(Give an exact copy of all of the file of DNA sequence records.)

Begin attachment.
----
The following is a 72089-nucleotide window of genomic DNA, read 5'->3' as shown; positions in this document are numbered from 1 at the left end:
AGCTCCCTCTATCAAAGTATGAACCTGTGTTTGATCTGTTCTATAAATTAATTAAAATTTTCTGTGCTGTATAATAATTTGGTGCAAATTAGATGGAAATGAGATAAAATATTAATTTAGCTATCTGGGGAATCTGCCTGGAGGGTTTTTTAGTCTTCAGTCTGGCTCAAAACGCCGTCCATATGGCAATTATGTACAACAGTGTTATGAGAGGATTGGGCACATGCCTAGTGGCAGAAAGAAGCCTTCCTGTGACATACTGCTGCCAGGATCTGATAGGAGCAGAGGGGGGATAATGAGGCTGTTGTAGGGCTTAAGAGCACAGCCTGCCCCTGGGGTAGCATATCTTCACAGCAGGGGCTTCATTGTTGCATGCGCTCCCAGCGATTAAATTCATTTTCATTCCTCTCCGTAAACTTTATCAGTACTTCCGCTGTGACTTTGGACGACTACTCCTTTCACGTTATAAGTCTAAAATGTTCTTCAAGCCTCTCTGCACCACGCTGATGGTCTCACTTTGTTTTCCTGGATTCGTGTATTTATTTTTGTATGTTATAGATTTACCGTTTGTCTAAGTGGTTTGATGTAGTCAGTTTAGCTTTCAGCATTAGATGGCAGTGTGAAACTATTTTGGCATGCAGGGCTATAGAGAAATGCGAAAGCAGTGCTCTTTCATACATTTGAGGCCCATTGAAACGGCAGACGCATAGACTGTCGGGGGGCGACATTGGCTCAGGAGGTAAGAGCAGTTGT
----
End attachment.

The following is a 72089-nucleotide window of genomic DNA, read 5'->3' as shown; positions in this document are numbered from 1 at the left end:
AGCTCCCTCTATCAAAGTATGAACCTGTGTTTGATCTGTTCTATAAATTAATTAAAATTTTCTGTGCTGTATAATAATTTGGTGCAAATTAGATGGAAATGAGATAAAATATTAATTTAGCTATCTGGGGAATCTGCCTGGAGGGTTTTTTAGTCTTCAGTCTGGCTCAAAACGCCGTCCATATGGCAATTATGTACAACAGTGTTATGAGAGGATTGGGCACATGCCTAGTGGCAGAAAGAAGCCTTCCTGTGACATACTGCTGCCAGGATCTGATAGGAGCAGAGGGGGGATAATGAGGCTGTTGTAGGGCTTAAGAGCACAGCCTGCCCCTGGGGTAGCATATCTTCACAGCAGGGGCTTCATTGTTGCATGCGCTCCCAGCGATTAAATTCATTTTCATTCCTCTCCGTAAACTTTATCAGTACTTCCGCTGTGACTTTGGACGACTACTCCTTTCACGTTATAAGTCTAAAATGTTCTTCAAGCCTCTCTGCACCACGCTGATGGTCTCACTTTGTTTTCCTGGATTCGTGTATTTATTTTTGTATGTTATAGATTTACCGTTTGTCTAAGTGGTTTGATGTAGTCAGTTTAGCTTTCAGCATTAGATGGCAGTGTGAAACTATTTTGGCATGCAGGGCTATAGAGAAATGCGAAAGCAGTGCTCTTTCATACATTTGAGGCCCATTGAAACGGCAGACGCATAGACTGTCGGGGGGCGACATTGGCTCAGGAGGTAAGAGCAGTTGT